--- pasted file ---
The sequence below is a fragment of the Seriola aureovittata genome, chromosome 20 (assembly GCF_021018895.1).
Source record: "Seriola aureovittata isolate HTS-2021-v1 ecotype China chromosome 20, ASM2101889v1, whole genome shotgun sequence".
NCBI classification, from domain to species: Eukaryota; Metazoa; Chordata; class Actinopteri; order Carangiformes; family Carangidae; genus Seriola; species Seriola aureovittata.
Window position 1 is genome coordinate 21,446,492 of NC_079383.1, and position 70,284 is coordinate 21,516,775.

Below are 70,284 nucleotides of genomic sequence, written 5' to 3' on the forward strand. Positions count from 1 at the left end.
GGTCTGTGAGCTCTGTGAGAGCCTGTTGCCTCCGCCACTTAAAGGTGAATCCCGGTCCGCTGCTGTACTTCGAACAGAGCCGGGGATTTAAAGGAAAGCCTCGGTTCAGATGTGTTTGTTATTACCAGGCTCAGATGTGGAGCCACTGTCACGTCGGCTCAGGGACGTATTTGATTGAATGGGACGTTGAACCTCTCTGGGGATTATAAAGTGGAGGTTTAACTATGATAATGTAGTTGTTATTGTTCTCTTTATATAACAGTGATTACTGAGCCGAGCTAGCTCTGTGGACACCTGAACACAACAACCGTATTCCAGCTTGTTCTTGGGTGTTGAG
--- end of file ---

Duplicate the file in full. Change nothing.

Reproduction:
The sequence below is a fragment of the Seriola aureovittata genome, chromosome 20 (assembly GCF_021018895.1).
Source record: "Seriola aureovittata isolate HTS-2021-v1 ecotype China chromosome 20, ASM2101889v1, whole genome shotgun sequence".
NCBI classification, from domain to species: Eukaryota; Metazoa; Chordata; class Actinopteri; order Carangiformes; family Carangidae; genus Seriola; species Seriola aureovittata.
Window position 1 is genome coordinate 21,446,492 of NC_079383.1, and position 70,284 is coordinate 21,516,775.

Below are 70,284 nucleotides of genomic sequence, written 5' to 3' on the forward strand. Positions count from 1 at the left end.
GGTCTGTGAGCTCTGTGAGAGCCTGTTGCCTCCGCCACTTAAAGGTGAATCCCGGTCCGCTGCTGTACTTCGAACAGAGCCGGGGATTTAAAGGAAAGCCTCGGTTCAGATGTGTTTGTTATTACCAGGCTCAGATGTGGAGCCACTGTCACGTCGGCTCAGGGACGTATTTGATTGAATGGGACGTTGAACCTCTCTGGGGATTATAAAGTGGAGGTTTAACTATGATAATGTAGTTGTTATTGTTCTCTTTATATAACAGTGATTACTGAGCCGAGCTAGCTCTGTGGACACCTGAACACAACAACCGTATTCCAGCTTGTTCTTGGGTGTTGAG